Although some colleges and universities have halted pandemic reporting, Gerri Taylor, the Co-Chair of the American College Health Association’s COVID-19 Task Force, says there is still value in keeping those dashboards going. Without them, if institutions need to pivot quickly and install a mask mandate or increase testing—the stealth omicron variant is rising and is now the dominant strain in the U.S.—students and other stakeholders may have a lot of questions.
“They may not trust you,” Taylor says. “They may feel like, how subjective is the decision making? Is it based on facts? It is solidly based on data?”
With a dashboard, the numbers are clear, showing severity, spread and safety protocols across many data points. For two years, they’ve been a staple used by everyone from national public health leaders to moms and dads worried about their kids. Each board is unique, but one that is revolutionary in its simplicity that was recently updated is Princeton University’s site. It contains an array of easy-to-read features that spell out how severe or mild COVID is on campus. The biggest improvement is the addition of eight “Weekly Indicators” that offer simple one-word determinations of levels based on the data.
For example, Princeton has had 50 cases of COVID for a 1.26% positivity rate in its most recent reporting, so Campus Case Severity is simply labeled “Mild.” Essential Services and Testing Capacity are “Good,” while Isolation Capacity is “Fair” (only double occupancy spaces). Meanwhile, hospitalizations and spread of the virus within the community is “Low.” For those who want a further explainer for each category, there is a key that spells it out for them—Campus Case Severity is “Good” when there are no hospitalizations or “Moderate” when there are a few in hospitals and “Severe” when there are many or deaths.
Combine those data with the well-defined percentages on vaccination rates—Princeton tops more than 98% for all three doses—and the university has been able to remove some masking requirements while lowering testing on campus. At the top of its page, it notes that the campus is in a status of “Baseline,” where all systems are clear, from vaccines to essential services and healthcare capacity. With a green light from the Centers for Disease Control and Prevention and local officials, there is no doubt why they made the calls they’ve made.
“It’s really well done, very logical. It’s a really intelligent way to look at it based on data,” Taylor says. “They have levels of Baseline, Moderate and Increased mitigation, so that they have a trigger for when they’re going to increase their mitigation on campus. If you don’t have that, if a variant hits, you’re going to be scrambling again, trying to figure out, at what point do we add masks? At what point do we go remote? This gives them some guidelines. It’s smart to keep dashboards going.”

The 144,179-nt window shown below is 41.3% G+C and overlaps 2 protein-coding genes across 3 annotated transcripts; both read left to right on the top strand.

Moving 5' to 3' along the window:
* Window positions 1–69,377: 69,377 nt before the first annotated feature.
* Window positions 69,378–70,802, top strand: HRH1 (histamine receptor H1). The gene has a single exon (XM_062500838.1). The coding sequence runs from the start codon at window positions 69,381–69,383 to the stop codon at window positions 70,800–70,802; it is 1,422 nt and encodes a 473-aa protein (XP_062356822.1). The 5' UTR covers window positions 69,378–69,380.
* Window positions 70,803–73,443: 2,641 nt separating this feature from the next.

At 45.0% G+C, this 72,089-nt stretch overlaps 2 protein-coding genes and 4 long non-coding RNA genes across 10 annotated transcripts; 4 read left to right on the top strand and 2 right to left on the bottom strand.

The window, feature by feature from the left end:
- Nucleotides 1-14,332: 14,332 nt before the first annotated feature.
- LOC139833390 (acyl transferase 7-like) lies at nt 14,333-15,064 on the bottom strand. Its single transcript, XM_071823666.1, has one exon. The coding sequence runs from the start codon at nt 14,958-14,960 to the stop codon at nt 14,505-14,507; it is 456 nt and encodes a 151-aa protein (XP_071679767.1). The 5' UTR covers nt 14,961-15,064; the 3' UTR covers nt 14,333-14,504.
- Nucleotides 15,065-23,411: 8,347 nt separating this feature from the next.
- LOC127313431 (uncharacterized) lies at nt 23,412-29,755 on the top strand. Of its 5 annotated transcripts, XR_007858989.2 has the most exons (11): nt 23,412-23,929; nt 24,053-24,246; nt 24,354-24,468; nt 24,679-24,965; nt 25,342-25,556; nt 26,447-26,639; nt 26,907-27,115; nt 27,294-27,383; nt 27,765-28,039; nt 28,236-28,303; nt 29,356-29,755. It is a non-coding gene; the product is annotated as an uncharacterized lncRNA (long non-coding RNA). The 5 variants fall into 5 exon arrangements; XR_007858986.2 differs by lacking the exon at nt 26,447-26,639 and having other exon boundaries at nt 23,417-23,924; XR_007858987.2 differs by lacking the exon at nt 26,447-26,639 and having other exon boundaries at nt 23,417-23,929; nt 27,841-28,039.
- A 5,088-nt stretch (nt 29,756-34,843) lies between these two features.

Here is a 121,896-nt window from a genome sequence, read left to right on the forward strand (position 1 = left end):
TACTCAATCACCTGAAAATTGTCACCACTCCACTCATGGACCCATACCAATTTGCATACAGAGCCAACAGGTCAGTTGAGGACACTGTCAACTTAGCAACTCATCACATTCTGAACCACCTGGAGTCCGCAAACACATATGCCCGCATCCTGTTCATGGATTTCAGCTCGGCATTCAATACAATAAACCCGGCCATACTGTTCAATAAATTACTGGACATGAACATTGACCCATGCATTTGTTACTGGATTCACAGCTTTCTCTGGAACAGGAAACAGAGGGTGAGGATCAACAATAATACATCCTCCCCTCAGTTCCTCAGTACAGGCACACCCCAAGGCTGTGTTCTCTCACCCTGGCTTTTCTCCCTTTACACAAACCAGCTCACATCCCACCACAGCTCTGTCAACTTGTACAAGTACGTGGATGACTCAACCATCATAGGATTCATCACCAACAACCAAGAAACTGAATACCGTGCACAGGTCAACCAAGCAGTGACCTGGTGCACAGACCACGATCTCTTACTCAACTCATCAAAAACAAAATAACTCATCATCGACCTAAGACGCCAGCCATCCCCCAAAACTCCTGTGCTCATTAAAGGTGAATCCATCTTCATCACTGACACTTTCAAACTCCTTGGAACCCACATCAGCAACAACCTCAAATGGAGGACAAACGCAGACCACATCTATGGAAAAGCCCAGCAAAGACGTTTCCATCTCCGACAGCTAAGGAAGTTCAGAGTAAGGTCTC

Making the switch on testing
That Princeton lowered testing—from weekly to monthly and when students re-enter campus—is significant. Testing has been one of its best strategies for identifying and fending off large outbreaks. The university’s own lab has run more than 700,000 tests, and it was lauded for its work and vaccination rates by CDC Director Rochelle Walensky, who toured its facility and spoke there last week. It also dialed back its mask mandates two weeks ago.
Princeton is not alone. Many other universities have relaxed masking but also have decided to reduce the amount of testing they are doing. The University of Illinois, along with Illinois State University, has been one of the national leaders on saliva testing through its SHIELD program, with more than 2.7 million done since early 2020. But recently it opted to lower the number of required tests for the unvaccinated from every other day to once per week. With its 7-day positivity rate remaining at 0.6%, there is some thought that tests could be lifted altogether. But Champaign County has seen an 84% increase in cases over the past two weeks, and it is expected that the highly transmissible BA.2 variant will prevent that from happening.
“Based on our own data and science from experts, we are confident in our decision to reduce testing frequencies while continuing to maximize safety for our community,” University of Illinois Chancellor Robert Jones said. “I am grateful for lower case counts and increasing information from experts that enable us to loosen these testing requirements. I sincerely hope this is a trend that continues through the rest of the semester.”
Regardless of the lowering of testing policies, most campuses are requiring students who leave campus for spring break be subject to at least an arrival test upon return. Many universities saw large spikes in testing after the December break, for example, so that strategy worked. “Over the next couple of weeks, we’ll see whether there was any kind of increase in cases as spring breaks have been occurring,” Taylor says.
Aside from keeping dashboards going strong and mandating arrival testing, she recommends college and university leaders continue to double down on messaging that helps protect vulnerable populations, particularly as campuses relax masking. Taylor also said it is imperative that institutions not only support students but college health workers as well, keeping in mind that they will need more funding to deal with the pandemic—“some people are looking at this as if COVID is over. It’s not”—and with the mental health crisis.
“Administrators must continue to listen to their health center directors, because that’s the person who is the ‘voice of public health on their campus,’ “ Taylor says. “That’s the person who can continue to advise them, along with the dashboard, the data, the information from the local and state public health departments about COVID in their area.”